Patrick Rothfuss is in a tough position. Fans are clamoring for Doors of Stone, the long-awaited third book in his acclaimed “Kingkiller Chronicles” series, pestering him at cons and haranguing him on social media to get to work to finish the much anticipated novel. And in the midst of all this impatience he has released a new novella set in the “Kingkiller” world but with little to do with the main narrative. Sort of like George R.R. Martin, who also released a new book this week that isn’t the next volume of “A Song of Ice and Fire”.
In fact Rothfuss has been so concerned about the reception of The Slow Regard of Silent Things that he has taken to disclaiming the book in blog posts and on social media — advising that it isn’t a good place to start reading his work, expressing his nervousness over the reception in light of the anticipation for Doors of Stone. He even included a forward and endnote that were almost apologetic regarding the story.
He doesn’t have anything to apologize for. Slow Regard may not advance Kingkiller’s story of Kvothe, which was laid out in The Name of the Wind and The Wise Man’s Fear, but it does provide a lovely detour into the life and mind of one of his friends.
Auri is an eccentric urchin possessing strange, brilliant magical skills within her damaged mind. Slow Regard follows her through a week of her life and chores within the Underthing, an abandoned labyrinth of tumbledown passages, rooms and stairs beneath the University, where she makes her home. Auri wanders from room to room — exploring, tidying things, discovering new items and searching for the places they belong. She does this in anticipation of someone’s arrival at the end of the week.
And that’s the story. 150 pages of descriptions of rooms, knick-knacks, detritus and emotions, told in third-person, unlike the first-person driven “Kingkiller” novels. The only action sequences involve making soap and venturing out of the Underthing to a nearby farm in search of honey. There is no dialogue, and the only other characters are a baby skunk and child in the farmhouse window.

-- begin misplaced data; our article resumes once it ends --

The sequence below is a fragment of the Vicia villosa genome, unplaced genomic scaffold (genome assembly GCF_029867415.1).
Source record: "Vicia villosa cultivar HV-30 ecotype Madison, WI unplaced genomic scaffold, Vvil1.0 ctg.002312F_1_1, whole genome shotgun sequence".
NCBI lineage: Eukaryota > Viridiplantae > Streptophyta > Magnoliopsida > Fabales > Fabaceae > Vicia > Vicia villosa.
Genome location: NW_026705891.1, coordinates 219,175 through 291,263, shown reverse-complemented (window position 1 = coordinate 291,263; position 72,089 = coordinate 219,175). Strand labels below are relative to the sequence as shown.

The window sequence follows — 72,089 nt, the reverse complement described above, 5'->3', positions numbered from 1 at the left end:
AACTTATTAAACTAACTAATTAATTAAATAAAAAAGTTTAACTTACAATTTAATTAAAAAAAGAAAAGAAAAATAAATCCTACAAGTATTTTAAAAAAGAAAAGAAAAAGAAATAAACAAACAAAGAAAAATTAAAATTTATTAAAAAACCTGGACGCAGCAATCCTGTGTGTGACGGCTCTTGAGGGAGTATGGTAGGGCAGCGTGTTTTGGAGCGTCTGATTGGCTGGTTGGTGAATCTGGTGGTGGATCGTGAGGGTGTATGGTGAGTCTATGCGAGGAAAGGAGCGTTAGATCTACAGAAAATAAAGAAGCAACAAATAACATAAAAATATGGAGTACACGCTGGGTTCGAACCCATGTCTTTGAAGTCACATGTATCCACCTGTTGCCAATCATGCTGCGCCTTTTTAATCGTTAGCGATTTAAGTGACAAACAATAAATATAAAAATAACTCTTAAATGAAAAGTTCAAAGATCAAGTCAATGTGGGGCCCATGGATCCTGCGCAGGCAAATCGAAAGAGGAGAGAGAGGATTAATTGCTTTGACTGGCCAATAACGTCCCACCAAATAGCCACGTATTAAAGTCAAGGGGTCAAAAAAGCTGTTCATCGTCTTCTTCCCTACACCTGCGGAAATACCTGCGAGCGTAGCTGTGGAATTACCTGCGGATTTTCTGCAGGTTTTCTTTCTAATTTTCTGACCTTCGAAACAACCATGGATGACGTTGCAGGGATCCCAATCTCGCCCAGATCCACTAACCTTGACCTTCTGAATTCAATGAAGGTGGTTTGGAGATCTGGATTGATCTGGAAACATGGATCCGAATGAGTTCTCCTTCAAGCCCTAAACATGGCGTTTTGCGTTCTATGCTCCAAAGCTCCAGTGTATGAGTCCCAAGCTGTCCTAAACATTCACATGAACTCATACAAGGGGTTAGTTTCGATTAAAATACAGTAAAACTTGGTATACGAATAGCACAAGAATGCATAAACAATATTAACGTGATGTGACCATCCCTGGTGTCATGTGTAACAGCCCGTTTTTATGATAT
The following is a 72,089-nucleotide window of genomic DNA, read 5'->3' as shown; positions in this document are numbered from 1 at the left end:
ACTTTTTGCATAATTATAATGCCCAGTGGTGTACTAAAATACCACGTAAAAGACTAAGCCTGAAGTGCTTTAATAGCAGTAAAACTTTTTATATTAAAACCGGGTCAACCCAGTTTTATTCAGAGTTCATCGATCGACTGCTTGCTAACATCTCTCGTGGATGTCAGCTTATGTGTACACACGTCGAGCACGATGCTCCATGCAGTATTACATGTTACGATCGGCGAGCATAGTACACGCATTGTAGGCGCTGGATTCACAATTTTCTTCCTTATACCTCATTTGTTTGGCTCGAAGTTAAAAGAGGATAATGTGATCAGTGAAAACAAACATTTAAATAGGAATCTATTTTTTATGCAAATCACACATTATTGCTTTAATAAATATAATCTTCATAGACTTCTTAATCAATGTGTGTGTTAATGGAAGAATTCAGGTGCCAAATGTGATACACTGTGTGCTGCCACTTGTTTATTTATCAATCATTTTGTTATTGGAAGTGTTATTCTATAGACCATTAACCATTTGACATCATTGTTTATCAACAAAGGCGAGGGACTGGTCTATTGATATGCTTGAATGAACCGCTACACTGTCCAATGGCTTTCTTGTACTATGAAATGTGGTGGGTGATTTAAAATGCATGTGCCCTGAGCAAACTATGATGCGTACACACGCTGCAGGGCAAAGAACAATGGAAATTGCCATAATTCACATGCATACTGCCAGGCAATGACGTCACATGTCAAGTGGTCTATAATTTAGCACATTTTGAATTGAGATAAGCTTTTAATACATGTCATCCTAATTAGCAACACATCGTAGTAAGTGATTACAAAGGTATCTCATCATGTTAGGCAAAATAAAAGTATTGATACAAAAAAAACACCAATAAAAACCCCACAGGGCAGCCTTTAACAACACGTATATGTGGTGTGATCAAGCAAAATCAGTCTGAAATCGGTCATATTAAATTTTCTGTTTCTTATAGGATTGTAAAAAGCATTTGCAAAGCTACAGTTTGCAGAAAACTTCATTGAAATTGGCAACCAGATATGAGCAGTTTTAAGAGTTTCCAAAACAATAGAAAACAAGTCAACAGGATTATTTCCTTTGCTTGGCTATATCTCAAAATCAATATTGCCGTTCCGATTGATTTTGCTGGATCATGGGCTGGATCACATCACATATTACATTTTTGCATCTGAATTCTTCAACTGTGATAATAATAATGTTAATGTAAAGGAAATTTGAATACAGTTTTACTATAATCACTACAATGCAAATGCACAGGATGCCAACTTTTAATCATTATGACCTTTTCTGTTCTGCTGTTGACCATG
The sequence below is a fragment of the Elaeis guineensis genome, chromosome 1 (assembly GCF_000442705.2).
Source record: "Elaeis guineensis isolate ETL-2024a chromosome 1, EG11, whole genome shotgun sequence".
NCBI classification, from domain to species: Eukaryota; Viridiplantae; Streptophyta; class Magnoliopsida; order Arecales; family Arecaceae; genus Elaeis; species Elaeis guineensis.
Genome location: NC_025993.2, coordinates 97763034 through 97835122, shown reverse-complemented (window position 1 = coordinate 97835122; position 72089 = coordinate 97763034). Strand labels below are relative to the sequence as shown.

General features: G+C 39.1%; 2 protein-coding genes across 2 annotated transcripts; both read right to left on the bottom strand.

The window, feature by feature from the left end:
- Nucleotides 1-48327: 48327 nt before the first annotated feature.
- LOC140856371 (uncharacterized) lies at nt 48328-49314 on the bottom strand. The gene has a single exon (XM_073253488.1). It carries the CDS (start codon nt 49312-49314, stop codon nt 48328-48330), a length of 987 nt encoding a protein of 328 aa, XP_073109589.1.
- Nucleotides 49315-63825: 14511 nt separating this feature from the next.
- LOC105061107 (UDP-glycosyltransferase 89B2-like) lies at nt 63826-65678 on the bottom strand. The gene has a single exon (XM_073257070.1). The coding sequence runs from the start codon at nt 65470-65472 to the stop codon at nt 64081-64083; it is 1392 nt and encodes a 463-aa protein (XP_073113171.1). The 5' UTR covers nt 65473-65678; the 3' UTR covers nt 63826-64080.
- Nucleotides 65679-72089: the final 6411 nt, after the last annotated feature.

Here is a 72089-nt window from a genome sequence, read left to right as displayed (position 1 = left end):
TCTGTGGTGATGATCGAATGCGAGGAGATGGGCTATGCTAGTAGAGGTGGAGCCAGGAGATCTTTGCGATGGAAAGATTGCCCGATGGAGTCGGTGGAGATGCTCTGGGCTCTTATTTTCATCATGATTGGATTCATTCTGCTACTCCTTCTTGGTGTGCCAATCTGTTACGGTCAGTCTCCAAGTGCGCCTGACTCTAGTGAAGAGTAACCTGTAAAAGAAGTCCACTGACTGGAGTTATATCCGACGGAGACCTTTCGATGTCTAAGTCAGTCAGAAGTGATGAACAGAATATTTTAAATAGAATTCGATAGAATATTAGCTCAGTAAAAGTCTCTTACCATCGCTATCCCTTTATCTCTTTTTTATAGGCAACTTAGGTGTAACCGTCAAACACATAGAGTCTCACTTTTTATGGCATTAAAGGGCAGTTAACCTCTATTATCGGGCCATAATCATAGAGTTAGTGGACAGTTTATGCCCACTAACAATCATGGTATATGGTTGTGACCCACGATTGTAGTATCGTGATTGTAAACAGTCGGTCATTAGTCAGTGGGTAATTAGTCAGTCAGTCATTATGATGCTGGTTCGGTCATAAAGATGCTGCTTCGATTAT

But it gives Rothfuss a chance to show why he is so beloved among fantasy authors and why his fans post constantly asking when Doors of Stone is coming. The writing is gorgeous, filled with witty wordplay and vivid descriptions, like this scene where Auri prepares for her guest’s arrival:
“Auri washed her face. She washed her hands and feet.
Soon. She knew. Soon he would come visiting. Incarnadine and sweet and sad and broken. Just like her. He would come, and like the proper gentleman he was, he would bring three things.
Grinning, Auri fairly danced. She would have three things for him as well.
First his clever candle, all Taborlin. All warm and stuffed with poetry and dreams.
Second was a proper place. A shelf where he could put his heart. A bed to sleep. Nothing could harm him here.
And the third thing? Well… She ducked her face and felt a slow flush climb her cheeks….
… Auri spun about three times. She smelled the air. She grinned. All around her everything was proper true. She knew exactly where she was. She was exactly where she ought to be.”
Praise must also go out to artist Nate Taylor, whose drawings perfectly accentuate Rothfuss’s elegant prose.
Rothfuss’s work can be polarizing. He is the sort of author that readers either love or hate. Slow Regard is the perfect example of why I love his work — its economy, its wordplay and its beauty. And though I believe Rothfuss would blush at the comparison, the only person to whom I can compare this story is Neil Gaiman. Slow Regard of Silent Things doesn’t strive for glory, but it dwells in the mundane and makes it extraordinary.
It is simply a beautiful, sad little story.